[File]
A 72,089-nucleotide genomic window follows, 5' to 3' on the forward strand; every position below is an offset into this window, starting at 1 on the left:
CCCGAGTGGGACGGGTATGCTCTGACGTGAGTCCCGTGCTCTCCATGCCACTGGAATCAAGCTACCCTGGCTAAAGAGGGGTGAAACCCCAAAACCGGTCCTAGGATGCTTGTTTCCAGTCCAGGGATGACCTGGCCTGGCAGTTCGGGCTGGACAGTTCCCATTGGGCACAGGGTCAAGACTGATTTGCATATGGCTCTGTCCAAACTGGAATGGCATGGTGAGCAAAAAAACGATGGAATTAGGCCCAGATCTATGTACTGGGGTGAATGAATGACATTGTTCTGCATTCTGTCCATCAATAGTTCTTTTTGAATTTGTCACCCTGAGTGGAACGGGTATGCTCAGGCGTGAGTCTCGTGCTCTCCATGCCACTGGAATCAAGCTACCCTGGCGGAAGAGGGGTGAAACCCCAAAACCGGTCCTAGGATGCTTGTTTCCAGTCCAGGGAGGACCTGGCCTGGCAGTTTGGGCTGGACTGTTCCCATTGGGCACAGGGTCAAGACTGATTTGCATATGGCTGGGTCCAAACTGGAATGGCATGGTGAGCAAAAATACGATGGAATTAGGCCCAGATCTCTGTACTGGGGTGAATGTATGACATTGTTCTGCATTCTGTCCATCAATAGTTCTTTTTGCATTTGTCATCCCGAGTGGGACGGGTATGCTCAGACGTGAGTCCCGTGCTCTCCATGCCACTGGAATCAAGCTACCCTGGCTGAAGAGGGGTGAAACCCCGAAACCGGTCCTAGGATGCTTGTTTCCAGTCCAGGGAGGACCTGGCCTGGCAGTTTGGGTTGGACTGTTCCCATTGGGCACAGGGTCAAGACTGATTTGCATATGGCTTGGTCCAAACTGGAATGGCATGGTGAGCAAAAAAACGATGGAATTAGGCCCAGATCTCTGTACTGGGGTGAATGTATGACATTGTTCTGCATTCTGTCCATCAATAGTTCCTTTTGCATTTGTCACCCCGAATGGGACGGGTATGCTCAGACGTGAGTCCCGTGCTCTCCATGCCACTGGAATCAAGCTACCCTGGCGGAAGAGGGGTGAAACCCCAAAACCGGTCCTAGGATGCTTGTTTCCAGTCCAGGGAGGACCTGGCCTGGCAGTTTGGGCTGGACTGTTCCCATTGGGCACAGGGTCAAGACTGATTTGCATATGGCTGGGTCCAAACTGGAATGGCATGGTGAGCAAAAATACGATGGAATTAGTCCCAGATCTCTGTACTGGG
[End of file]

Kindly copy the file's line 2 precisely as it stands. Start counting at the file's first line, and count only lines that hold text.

CCCGAGTGGGACGGGTATGCTCTGACGTGAGTCCCGTGCTCTCCATGCCACTGGAATCAAGCTACCCTGGCTAAAGAGGGGTGAAACCCCAAAACCGGTCCTAGGATGCTTGTTTCCAGTCCAGGGATGACCTGGCCTGGCAGTTCGGGCTGGACAGTTCCCATTGGGCACAGGGTCAAGACTGATTTGCATATGGCTCTGTCCAAACTGGAATGGCATGGTGAGCAAAAAAACGATGGAATTAGGCCCAGATCTATGTACTGGGGTGAATGAATGACATTGTTCTGCATTCTGTCCATCAATAGTTCTTTTTGAATTTGTCACCCTGAGTGGAACGGGTATGCTCAGGCGTGAGTCTCGTGCTCTCCATGCCACTGGAATCAAGCTACCCTGGCGGAAGAGGGGTGAAACCCCAAAACCGGTCCTAGGATGCTTGTTTCCAGTCCAGGGAGGACCTGGCCTGGCAGTTTGGGCTGGACTGTTCCCATTGGGCACAGGGTCAAGACTGATTTGCATATGGCTGGGTCCAAACTGGAATGGCATGGTGAGCAAAAATACGATGGAATTAGGCCCAGATCTCTGTACTGGGGTGAATGTATGACATTGTTCTGCATTCTGTCCATCAATAGTTCTTTTTGCATTTGTCATCCCGAGTGGGACGGGTATGCTCAGACGTGAGTCCCGTGCTCTCCATGCCACTGGAATCAAGCTACCCTGGCTGAAGAGGGGTGAAACCCCGAAACCGGTCCTAGGATGCTTGTTTCCAGTCCAGGGAGGACCTGGCCTGGCAGTTTGGGTTGGACTGTTCCCATTGGGCACAGGGTCAAGACTGATTTGCATATGGCTTGGTCCAAACTGGAATGGCATGGTGAGCAAAAAAACGATGGAATTAGGCCCAGATCTCTGTACTGGGGTGAATGTATGACATTGTTCTGCATTCTGTCCATCAATAGTTCCTTTTGCATTTGTCACCCCGAATGGGACGGGTATGCTCAGACGTGAGTCCCGTGCTCTCCATGCCACTGGAATCAAGCTACCCTGGCGGAAGAGGGGTGAAACCCCAAAACCGGTCCTAGGATGCTTGTTTCCAGTCCAGGGAGGACCTGGCCTGGCAGTTTGGGCTGGACTGTTCCCATTGGGCACAGGGTCAAGACTGATTTGCATATGGCTGGGTCCAAACTGGAATGGCATGGTGAGCAAAAATACGATGGAATTAGTCCCAGATCTCTGTACTGGG